May 13, 2017 06:17 AM EDT
Scientists discover that bacteria and liquid crystals are able to form a combined living materials in the recent research. This helps the scientists to further understand the interaction between bacteria and the liquid crystal.
Liquid crystals are known as the materials for building smart glass, displays, transitional lenses and mood rings. However, some microorganism also contains liquid crystals in them, such as mucus, slug slime and cell membranes of the bacteria. Scientists are intrigued to find how can liquid crystals accommodate the living environment for bacteria to create living materials.
A Professor of Biomedical Engineering, Chemistry, and Mathematics at the Penn State University, Igor Aronson was interested to find the living materials. He explored the relationship between the bacteria and the nematic liquid crystal, called disodium cromoglycate.
"One of the ideas we came up with was materials that live," Professor Aronson explained the living materials. "Living matter, active matter may be self-healing and shape-changing and will convert energy to mechanical motion."
In his experiment, Professor Aronson found that the bacteria can move toward the liquid crystal to form the living materials. The type of living materials he found is more than just the combination of the bacteria and the liquid crystals, but it is a new material with the unusual property of optical, physical and electrical.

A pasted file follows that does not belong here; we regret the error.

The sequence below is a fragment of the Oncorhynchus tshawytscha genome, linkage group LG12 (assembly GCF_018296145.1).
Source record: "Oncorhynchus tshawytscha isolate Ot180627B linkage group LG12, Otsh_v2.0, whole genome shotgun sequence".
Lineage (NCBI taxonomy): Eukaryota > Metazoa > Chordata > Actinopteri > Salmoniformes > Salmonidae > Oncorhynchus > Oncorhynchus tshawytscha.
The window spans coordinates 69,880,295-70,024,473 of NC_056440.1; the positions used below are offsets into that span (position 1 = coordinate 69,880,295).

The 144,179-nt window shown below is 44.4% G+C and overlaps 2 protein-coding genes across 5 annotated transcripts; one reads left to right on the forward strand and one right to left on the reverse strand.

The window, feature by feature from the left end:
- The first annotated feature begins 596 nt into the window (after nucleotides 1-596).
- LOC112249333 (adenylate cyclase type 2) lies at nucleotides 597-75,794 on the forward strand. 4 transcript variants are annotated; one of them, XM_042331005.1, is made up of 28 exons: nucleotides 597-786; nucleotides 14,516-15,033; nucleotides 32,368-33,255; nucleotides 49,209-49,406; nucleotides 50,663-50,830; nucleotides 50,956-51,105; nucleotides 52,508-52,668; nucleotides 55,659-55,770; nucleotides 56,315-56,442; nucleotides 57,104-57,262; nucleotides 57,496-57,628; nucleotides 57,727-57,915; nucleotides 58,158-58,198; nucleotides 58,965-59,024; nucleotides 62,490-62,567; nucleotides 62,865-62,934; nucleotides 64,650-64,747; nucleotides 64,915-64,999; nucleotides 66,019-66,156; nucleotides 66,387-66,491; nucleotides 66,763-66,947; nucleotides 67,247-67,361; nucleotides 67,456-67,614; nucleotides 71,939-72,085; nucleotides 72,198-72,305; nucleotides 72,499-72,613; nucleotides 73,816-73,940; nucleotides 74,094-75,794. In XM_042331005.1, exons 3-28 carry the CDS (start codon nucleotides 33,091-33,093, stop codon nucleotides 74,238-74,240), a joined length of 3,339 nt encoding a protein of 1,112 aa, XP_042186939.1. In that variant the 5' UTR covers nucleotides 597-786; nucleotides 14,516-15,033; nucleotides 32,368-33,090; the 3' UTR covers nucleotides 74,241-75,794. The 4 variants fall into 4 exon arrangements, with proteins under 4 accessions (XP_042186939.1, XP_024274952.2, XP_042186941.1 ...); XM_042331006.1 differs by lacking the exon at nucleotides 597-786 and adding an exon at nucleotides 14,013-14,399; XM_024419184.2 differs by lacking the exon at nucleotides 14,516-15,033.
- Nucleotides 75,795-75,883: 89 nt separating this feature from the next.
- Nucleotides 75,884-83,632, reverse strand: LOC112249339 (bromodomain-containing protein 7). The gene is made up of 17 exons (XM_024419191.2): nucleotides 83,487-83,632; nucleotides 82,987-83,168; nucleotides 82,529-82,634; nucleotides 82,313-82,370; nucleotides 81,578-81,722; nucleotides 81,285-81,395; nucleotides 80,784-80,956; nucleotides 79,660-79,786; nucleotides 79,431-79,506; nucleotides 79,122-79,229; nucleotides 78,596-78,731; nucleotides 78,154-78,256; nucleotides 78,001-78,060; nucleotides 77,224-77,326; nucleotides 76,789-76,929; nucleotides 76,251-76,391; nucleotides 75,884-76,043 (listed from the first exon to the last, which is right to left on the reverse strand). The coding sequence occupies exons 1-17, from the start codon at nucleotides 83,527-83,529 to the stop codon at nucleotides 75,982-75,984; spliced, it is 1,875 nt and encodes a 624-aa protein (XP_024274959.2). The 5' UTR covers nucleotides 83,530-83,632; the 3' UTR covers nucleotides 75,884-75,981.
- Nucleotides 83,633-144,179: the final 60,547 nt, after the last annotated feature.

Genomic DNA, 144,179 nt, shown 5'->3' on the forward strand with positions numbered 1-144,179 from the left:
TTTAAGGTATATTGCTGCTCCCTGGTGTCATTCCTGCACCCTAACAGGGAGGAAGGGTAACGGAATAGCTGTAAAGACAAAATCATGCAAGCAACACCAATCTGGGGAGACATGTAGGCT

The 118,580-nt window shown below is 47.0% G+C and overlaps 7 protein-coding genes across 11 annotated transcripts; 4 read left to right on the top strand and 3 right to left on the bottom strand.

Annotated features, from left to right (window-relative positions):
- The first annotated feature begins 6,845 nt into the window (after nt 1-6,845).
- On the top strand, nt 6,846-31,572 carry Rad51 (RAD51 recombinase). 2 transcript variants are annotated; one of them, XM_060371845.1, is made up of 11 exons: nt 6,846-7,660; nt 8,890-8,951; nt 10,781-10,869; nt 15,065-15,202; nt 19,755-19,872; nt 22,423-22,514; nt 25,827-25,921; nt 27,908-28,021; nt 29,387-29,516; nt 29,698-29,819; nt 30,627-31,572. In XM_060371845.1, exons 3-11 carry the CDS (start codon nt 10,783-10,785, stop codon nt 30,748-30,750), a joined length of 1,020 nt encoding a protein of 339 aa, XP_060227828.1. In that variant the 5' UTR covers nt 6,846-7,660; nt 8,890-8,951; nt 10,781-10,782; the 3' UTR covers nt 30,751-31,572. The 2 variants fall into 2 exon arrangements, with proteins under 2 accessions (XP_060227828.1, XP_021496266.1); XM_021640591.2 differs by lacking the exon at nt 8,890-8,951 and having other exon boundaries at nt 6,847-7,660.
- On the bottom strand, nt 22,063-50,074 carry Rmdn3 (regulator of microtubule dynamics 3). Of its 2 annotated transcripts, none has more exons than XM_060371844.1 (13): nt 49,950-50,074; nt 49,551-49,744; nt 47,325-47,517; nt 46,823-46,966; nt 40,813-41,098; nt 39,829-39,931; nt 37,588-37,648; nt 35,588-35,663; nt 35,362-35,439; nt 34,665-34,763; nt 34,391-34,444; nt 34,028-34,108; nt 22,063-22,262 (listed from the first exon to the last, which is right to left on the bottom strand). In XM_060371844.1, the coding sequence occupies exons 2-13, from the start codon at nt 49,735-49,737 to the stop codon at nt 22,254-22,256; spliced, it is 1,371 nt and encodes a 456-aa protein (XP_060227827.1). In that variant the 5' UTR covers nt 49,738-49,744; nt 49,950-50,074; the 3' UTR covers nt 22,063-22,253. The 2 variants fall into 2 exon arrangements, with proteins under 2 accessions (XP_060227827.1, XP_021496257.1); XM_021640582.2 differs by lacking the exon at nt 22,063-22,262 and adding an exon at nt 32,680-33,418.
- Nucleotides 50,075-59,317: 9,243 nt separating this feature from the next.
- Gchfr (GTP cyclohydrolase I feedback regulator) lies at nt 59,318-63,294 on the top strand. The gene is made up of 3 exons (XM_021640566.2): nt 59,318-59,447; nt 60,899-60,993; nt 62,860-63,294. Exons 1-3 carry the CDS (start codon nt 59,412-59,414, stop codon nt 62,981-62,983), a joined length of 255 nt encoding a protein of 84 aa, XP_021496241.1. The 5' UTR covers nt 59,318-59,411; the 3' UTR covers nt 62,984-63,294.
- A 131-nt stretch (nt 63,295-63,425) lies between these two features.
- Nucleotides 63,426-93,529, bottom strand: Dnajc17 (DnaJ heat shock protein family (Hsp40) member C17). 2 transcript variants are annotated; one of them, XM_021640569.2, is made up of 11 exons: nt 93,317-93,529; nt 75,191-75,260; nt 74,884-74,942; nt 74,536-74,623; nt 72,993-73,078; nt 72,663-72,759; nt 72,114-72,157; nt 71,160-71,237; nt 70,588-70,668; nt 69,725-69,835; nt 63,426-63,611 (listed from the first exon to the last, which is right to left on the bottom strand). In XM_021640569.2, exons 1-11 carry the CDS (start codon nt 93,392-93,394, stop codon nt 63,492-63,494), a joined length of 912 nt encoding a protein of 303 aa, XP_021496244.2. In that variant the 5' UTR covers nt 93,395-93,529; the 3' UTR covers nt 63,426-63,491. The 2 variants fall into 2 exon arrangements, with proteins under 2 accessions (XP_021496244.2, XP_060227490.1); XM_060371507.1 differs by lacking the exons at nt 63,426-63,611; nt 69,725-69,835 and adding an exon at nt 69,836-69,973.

Professor Aronson has published his research in the journal Physical Review X. He co-authored the research with three of his colleagues Mikhail Genkin, Andrey Sokolov and Oleg D. Lavrentovich. The research on the living materials that was formed as a combination of bacteria and liquid crystals also receives support from the U.S. Department of Energy.
Living materials is an interesting topic in the biochemistry research. Many researchers have tried to find the way to develop a hybrid material made from the living bacterial cells and non-living components in form of nanoparticles, such as the combination of bacteria and liquid crystals in Professor Aronson research. Watch his research as the bacteria in the left moves through a channel toward the particle below:
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